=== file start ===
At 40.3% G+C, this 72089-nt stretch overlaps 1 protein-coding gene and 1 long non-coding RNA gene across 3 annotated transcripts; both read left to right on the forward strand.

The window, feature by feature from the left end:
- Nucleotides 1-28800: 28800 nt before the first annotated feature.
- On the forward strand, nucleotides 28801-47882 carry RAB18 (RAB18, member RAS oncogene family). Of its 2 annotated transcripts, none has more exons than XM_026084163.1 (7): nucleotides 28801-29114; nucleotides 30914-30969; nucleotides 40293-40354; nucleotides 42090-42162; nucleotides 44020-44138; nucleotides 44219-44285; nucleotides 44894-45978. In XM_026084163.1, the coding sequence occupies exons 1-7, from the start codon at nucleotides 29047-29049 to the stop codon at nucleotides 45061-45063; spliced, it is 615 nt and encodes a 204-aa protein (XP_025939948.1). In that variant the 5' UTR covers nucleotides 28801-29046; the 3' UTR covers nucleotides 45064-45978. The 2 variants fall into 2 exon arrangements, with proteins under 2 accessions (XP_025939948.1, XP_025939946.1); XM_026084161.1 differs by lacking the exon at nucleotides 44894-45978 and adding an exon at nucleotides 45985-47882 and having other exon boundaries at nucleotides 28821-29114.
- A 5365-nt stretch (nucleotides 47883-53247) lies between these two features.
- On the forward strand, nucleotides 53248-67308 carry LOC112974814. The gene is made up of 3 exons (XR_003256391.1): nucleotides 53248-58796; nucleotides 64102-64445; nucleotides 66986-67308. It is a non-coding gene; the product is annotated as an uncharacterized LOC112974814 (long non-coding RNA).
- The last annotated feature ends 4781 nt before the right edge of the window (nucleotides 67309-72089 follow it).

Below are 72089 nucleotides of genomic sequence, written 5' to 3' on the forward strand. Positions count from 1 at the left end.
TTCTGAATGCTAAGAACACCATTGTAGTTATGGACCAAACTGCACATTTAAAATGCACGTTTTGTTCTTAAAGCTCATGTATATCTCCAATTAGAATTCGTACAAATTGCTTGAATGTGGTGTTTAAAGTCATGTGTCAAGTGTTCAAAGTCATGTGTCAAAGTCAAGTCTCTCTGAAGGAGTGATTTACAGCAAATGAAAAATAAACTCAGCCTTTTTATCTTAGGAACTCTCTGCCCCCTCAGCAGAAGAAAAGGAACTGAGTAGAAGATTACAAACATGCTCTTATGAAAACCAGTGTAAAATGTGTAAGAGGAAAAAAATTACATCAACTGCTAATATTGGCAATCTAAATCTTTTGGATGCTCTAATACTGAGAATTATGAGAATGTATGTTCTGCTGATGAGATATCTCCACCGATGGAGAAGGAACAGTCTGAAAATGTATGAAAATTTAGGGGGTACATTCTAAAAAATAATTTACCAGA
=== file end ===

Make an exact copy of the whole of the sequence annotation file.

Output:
At 40.3% G+C, this 72089-nt stretch overlaps 1 protein-coding gene and 1 long non-coding RNA gene across 3 annotated transcripts; both read left to right on the forward strand.

The window, feature by feature from the left end:
- Nucleotides 1-28800: 28800 nt before the first annotated feature.
- On the forward strand, nucleotides 28801-47882 carry RAB18 (RAB18, member RAS oncogene family). Of its 2 annotated transcripts, none has more exons than XM_026084163.1 (7): nucleotides 28801-29114; nucleotides 30914-30969; nucleotides 40293-40354; nucleotides 42090-42162; nucleotides 44020-44138; nucleotides 44219-44285; nucleotides 44894-45978. In XM_026084163.1, the coding sequence occupies exons 1-7, from the start codon at nucleotides 29047-29049 to the stop codon at nucleotides 45061-45063; spliced, it is 615 nt and encodes a 204-aa protein (XP_025939948.1). In that variant the 5' UTR covers nucleotides 28801-29046; the 3' UTR covers nucleotides 45064-45978. The 2 variants fall into 2 exon arrangements, with proteins under 2 accessions (XP_025939948.1, XP_025939946.1); XM_026084161.1 differs by lacking the exon at nucleotides 44894-45978 and adding an exon at nucleotides 45985-47882 and having other exon boundaries at nucleotides 28821-29114.
- A 5365-nt stretch (nucleotides 47883-53247) lies between these two features.
- On the forward strand, nucleotides 53248-67308 carry LOC112974814. The gene is made up of 3 exons (XR_003256391.1): nucleotides 53248-58796; nucleotides 64102-64445; nucleotides 66986-67308. It is a non-coding gene; the product is annotated as an uncharacterized LOC112974814 (long non-coding RNA).
- The last annotated feature ends 4781 nt before the right edge of the window (nucleotides 67309-72089 follow it).

Below are 72089 nucleotides of genomic sequence, written 5' to 3' on the forward strand. Positions count from 1 at the left end.
TTCTGAATGCTAAGAACACCATTGTAGTTATGGACCAAACTGCACATTTAAAATGCACGTTTTGTTCTTAAAGCTCATGTATATCTCCAATTAGAATTCGTACAAATTGCTTGAATGTGGTGTTTAAAGTCATGTGTCAAGTGTTCAAAGTCATGTGTCAAAGTCAAGTCTCTCTGAAGGAGTGATTTACAGCAAATGAAAAATAAACTCAGCCTTTTTATCTTAGGAACTCTCTGCCCCCTCAGCAGAAGAAAAGGAACTGAGTAGAAGATTACAAACATGCTCTTATGAAAACCAGTGTAAAATGTGTAAGAGGAAAAAAATTACATCAACTGCTAATATTGGCAATCTAAATCTTTTGGATGCTCTAATACTGAGAATTATGAGAATGTATGTTCTGCTGATGAGATATCTCCACCGATGGAGAAGGAACAGTCTGAAAATGTATGAAAATTTAGGGGGTACATTCTAAAAAATAATTTACCAGA